A mix of wintry conditions is expected to impact tens of millions of people across different regions of the U.S. over the holiday weekend, including snow and ice in parts of the Southeast as the storm is forecast to plunge through Virginia and Kentucky, reaching as far south as Georgia.
The storm will charge in a little more than a week after two storms brought traffic-snarling snowfall to the Southeast. This time, however, the winter weather will bring more than just the threat of snow for areas farther south than just Kentucky.
Atlanta hasn’t recorded measurable snow for more than 1,450 days, the second-longest streak in the city’s history, but that streak may end this weekend with the upcoming storm. Outside of the mountains, only an inch of snowfall is likely to fall over northern Georgia, but that’s more than enough to make the roads slick as well as break the snowless streak, which would happen should more than 0.1 of an inch of snow accumulate.
The biggest threat in the Southeast from this storm, however, will be from freezing rain, AccuWeather forecasters caution.
“While much is going to be said about the snow across much of the central and eastern part of the country with our latest winter storm,” AccuWeather Chief Meteorologist Jonathan Porter said, “I want to make sure we don’t lose track of the significant ice storm risk.” Porter pointed to “parts of North and South Carolina as well as portions of Virginia where amounts could easily exceed half an inch of ice” as places that could face the biggest threat from icy precipitation.
The ice could also contribute to power outages and significant tree damage, Porter added.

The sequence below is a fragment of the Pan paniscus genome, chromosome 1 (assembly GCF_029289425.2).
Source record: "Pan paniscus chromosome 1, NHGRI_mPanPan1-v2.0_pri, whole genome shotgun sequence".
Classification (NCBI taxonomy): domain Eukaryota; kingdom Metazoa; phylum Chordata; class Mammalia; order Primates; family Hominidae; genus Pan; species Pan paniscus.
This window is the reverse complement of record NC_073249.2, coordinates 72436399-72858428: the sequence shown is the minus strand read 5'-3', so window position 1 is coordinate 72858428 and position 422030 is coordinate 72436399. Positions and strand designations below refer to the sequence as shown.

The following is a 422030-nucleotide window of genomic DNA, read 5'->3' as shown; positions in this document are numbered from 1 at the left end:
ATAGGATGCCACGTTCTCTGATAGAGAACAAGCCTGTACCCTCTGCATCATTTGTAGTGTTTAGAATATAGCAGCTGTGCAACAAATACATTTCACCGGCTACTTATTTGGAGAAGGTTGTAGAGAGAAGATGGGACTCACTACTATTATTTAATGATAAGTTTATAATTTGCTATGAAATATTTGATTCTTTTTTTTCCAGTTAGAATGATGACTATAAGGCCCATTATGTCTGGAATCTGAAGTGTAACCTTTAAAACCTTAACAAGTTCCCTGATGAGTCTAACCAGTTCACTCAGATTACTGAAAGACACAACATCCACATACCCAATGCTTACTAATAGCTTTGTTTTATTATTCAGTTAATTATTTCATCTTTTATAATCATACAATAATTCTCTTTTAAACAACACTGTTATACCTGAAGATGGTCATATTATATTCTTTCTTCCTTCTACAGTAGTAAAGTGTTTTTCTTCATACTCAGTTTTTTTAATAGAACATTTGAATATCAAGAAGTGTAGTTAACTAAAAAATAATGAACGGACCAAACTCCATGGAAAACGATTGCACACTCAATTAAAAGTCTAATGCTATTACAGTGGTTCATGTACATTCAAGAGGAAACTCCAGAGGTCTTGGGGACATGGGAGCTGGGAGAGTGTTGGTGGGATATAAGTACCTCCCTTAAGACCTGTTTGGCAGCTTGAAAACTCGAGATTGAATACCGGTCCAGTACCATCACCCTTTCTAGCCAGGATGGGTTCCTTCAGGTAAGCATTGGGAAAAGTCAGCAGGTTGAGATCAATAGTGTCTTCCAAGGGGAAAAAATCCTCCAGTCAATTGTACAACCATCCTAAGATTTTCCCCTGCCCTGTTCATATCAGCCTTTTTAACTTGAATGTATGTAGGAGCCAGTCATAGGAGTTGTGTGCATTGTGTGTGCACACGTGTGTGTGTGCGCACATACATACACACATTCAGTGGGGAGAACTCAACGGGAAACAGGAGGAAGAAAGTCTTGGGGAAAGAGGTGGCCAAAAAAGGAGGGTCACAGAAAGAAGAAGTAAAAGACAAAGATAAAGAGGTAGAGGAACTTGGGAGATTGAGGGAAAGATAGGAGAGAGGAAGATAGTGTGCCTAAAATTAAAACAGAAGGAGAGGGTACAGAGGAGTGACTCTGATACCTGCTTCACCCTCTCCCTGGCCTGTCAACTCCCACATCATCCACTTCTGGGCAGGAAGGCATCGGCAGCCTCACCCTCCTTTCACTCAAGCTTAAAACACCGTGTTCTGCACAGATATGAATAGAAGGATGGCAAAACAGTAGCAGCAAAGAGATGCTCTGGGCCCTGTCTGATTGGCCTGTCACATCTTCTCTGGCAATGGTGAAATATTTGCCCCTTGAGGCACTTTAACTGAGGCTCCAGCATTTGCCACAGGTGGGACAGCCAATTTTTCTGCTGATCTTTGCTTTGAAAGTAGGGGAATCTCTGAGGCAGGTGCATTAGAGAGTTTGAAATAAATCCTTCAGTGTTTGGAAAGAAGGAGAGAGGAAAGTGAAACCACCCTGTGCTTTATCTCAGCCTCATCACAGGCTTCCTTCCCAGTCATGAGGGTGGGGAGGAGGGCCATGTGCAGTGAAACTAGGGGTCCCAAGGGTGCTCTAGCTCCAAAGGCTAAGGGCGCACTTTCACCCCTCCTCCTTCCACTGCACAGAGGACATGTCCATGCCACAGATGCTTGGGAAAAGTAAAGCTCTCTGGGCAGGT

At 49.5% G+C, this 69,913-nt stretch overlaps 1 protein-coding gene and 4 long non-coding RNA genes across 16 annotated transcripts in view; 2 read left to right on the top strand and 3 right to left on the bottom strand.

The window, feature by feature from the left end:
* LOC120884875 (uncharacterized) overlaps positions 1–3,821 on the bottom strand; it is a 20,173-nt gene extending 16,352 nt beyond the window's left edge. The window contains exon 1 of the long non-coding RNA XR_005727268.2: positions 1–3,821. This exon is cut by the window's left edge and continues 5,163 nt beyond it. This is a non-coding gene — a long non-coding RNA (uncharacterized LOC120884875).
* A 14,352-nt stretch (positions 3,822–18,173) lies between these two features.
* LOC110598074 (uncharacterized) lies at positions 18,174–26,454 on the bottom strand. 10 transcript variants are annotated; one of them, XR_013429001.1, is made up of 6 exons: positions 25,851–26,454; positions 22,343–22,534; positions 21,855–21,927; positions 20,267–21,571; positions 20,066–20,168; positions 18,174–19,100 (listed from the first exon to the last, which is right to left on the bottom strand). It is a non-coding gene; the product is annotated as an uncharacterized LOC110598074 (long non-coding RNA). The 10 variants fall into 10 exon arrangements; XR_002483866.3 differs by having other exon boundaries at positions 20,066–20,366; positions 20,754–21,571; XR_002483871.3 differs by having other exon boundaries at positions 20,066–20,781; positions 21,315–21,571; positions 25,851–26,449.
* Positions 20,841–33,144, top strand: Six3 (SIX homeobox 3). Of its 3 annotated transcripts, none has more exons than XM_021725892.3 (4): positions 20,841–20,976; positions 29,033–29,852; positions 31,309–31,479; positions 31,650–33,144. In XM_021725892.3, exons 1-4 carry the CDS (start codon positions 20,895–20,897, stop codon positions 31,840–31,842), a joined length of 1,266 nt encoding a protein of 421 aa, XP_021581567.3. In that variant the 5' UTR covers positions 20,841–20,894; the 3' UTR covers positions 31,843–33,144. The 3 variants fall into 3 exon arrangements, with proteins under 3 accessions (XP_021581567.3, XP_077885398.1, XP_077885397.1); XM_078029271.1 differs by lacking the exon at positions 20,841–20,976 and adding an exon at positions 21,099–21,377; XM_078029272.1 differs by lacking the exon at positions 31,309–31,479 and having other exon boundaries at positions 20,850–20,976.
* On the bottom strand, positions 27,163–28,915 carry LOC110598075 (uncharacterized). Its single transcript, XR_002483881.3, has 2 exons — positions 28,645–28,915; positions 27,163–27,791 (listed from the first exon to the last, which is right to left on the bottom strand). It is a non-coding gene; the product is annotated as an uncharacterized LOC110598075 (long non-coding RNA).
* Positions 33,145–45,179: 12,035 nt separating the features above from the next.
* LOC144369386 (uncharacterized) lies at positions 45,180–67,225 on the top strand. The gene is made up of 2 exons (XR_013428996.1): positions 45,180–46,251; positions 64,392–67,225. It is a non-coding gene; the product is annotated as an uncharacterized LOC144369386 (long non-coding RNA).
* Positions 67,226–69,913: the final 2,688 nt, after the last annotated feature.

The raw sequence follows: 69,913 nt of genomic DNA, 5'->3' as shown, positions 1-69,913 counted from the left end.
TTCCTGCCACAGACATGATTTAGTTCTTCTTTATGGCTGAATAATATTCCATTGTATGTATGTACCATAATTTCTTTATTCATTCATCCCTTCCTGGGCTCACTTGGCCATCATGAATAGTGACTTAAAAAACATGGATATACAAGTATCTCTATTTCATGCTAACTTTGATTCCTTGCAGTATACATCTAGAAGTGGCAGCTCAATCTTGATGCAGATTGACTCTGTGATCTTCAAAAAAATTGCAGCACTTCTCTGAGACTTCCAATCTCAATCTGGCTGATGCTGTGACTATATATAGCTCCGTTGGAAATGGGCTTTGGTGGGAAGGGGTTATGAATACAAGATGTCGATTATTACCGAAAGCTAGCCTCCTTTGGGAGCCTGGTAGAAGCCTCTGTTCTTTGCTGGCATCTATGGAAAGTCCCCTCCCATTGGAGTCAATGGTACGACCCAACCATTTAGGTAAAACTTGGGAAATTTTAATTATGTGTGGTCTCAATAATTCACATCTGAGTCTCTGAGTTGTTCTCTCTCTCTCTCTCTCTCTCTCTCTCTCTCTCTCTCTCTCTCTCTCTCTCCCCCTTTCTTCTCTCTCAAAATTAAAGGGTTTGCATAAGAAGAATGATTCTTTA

“This situation is similar to a number of previous ice storms across the region, and for that reason, we at AccuWeather are increasingly concerned about a major ice storm from northern Georgia through the Carolinas and into central Virginia,” AccuWeather Meteorologist Randy Adkins said. “The area of greatest risk appears to be from upstate South Carolina through western Piedmont of North Carolina … potentially including Charlotte.”
Up to an inch of snowfall is forecast for the Queen City, though that, as well as a thick glaze of ice, will be more than enough to create dangerous driving conditions.
Extended power outages are possible in this region as tree limbs snap and power lines are weighed down by ice accumulation. People who live in this zone should prepare sooner rather than later for potential power outages that last into the start of next week.
Nashville, Tennessee, and Lexington, Kentucky, won’t be free of any snowfall this weekend either. Both cities have already picked up more than their average seasonal snowfall to date after the last few storms, Nashville currently recording 8 inches and Lexington close to 10 inches.
“Heavy snow is once again a concern for Kentucky and Virginia, though the extent is still somewhat unclear,” Adkins said. “At this juncture, the area at greatest risk for receiving heavy snow is across eastern Kentucky and western Virginia, particularly northwestern portions of Virginia.
Depending on how the chips fall with the track of the storm, snowfall could total around a foot for some of these areas, according to Adkins.
Little Rock, Arkansas; Tupelo, Mississippi; and Birmingham, Alabama; are also likely to see some snow. While there won’t be piles upon piles of snow, up to an inch of a wintry mix on the roads will be enough to possibly complicate travel plans.
Even a small amount of snow and/or ice on the roads can lead to dangerous travel from the Interstate 20 corridor northward to I-64. While some ice is possible across the I-95 corridor in Virginia, it’s likely to transition into rain, limiting the magnitude of the ice event in the area, according to Adkins. He added that only a thin glaze of ice is needed to create extremely hazardous driving conditions.
“Cold air could make for a wintry mess for many, regardless of the intensity of the precipitation,” AccuWeather Meteorologist Matt Benz said, referring to the expected impact across Arkansas to Virginia.
The snowfall totals around Nashville, Tennessee, will be strongly determined by where the storm tracks across the Mississippi Valley and the Southeast, according to Adkins. While snow and rain are currently both in the forecast for the area, a shift in the track could “drastically” alter how much of each Nashville receives.